Give me your tired, your poor,
Your huddled masses yearning to breathe free,
The wretched refuse of your teeming shore.
Send these, the homeless, tempest-tossed to me.
I lift my lamp beside the golden door."
But the politics and demographics of immigration have evolved since the Irish, Germans and Italians came through Ellis Island. The new comers are our brown-skinned neighbors from the south, and they have come with the same object in mind. Now, however, Americans realize that the cost of the country’s present level of immigration is enormous and increasing. The Center for Immigration Studies put the cost of illegal immigration at $29 billion in 1995. States are grappling with the lack of a Federal solution.
States carry the burden
In 2007, there were 12 million undocumented immigrants in the US. An increase of 39 per cent over 2000. In 2002 SenateResolution 95 put the cost of managing this issue at $$13 billion. Under the Emergency Medical Treatment and Labor Act, (EMTLA) states are required to treat undocumented immigrants without regard to their status or their ability to pay. The cost in 1997 was $3.2 billion and is surely more today. Add to that, $28.6 billion to educate the children of undocumented immigrants from K-12, and the desperation of Arizona and other border states is understandable. Many have accused Arizona of racial profiling, of singling out Hispanics for special treatment. They are wrong.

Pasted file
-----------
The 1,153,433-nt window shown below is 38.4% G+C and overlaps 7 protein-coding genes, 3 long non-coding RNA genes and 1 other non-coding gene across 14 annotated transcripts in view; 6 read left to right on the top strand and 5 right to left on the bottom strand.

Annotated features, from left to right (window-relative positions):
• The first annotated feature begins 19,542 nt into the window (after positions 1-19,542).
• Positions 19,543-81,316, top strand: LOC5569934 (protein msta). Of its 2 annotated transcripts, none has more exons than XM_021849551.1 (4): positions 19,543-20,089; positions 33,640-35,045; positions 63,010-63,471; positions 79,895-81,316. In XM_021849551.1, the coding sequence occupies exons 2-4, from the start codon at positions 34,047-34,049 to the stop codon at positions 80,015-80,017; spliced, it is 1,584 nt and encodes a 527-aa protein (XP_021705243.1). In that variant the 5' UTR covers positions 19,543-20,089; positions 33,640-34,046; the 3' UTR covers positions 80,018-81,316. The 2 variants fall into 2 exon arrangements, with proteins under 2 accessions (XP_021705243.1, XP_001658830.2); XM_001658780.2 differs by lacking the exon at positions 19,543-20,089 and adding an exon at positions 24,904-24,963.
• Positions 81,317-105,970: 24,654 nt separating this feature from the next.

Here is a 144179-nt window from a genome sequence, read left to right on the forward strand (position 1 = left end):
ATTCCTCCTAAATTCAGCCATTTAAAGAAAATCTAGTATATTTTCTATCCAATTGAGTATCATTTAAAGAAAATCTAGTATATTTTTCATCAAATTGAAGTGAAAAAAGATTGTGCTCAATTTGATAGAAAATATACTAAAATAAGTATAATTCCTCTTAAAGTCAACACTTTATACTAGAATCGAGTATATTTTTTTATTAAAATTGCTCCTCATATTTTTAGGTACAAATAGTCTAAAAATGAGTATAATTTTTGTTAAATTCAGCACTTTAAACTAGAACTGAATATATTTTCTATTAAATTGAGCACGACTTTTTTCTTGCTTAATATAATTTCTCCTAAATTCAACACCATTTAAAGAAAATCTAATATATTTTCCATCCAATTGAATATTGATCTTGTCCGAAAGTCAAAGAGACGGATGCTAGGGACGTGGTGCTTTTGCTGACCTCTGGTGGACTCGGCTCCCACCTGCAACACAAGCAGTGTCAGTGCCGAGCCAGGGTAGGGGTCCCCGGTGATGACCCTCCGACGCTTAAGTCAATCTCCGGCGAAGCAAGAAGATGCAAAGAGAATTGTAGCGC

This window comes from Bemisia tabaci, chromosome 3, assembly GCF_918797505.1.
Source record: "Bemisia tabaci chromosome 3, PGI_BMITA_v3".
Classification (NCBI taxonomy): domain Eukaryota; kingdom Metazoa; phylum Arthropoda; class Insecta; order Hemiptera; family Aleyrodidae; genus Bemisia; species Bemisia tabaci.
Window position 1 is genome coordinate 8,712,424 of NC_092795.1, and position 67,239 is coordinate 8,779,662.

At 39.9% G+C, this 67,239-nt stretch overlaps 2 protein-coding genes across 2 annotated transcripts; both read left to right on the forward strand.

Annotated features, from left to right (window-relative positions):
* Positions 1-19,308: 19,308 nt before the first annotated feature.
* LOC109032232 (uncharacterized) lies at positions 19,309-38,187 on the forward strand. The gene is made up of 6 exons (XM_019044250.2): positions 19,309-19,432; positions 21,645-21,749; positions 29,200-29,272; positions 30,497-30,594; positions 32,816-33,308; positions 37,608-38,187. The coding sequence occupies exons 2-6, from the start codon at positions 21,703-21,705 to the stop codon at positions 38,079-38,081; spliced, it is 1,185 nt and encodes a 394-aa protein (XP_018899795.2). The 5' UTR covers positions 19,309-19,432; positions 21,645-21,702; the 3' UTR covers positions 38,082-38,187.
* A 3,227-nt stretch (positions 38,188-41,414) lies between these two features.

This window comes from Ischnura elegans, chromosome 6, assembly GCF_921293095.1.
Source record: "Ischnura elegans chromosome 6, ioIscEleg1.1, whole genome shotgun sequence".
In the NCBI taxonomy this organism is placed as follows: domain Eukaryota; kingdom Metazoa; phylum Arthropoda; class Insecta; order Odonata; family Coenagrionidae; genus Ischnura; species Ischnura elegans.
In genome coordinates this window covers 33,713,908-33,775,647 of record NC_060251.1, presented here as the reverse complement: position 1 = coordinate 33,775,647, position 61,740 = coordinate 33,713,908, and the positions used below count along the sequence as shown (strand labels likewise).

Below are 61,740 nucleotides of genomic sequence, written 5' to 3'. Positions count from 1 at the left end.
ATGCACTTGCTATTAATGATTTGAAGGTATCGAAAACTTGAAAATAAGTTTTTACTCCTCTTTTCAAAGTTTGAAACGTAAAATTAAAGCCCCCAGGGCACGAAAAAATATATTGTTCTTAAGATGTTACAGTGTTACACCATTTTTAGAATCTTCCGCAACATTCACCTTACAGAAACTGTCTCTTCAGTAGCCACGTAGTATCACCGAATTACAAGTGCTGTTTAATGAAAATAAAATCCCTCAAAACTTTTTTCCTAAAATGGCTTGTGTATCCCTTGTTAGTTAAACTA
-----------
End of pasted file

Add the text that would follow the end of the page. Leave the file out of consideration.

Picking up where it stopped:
Arizona law is not motivated by race
In signing the law governor Jan Brewer said this; “There is no higher priority than protecting the citizens of Arizona. We cannot sacrifice our safety to the murderous greed of drug cartels. We cannot stand idly by as drop houses. Kidnappings and drug-related violence compromise our safety and quality of life” Any honest appraisal of the situation in Arizona, would lead to the conclusion that this is the crux of the matter. It is an effort by the state to cope with the effects of a problem that everyone admits is no longer tolerable. What is Arizona to do when Mexican drug war that has, so far, cost over 21,000 lives, spills into Phoenix and Tucson and causes collateral damage to social infrastructure? One and a half tons of marijuana is confiscated by an authorities every day in Arizona on route to cities in the north. Phoenix has seen an increase in drug-related murders and kidnappings and its hospitals are flooded by those victimized by the violence. “There have been numerous officers and deputies killed by illegals in Arizona” says Paul Bateau, Pinal County Sheriff, “violence in Arizona has reached epidemic proportions.” More than one-half of all illegals apprehended last year, were arrested in Arizona, and 17 per cent of those had criminal records.
Looking the other way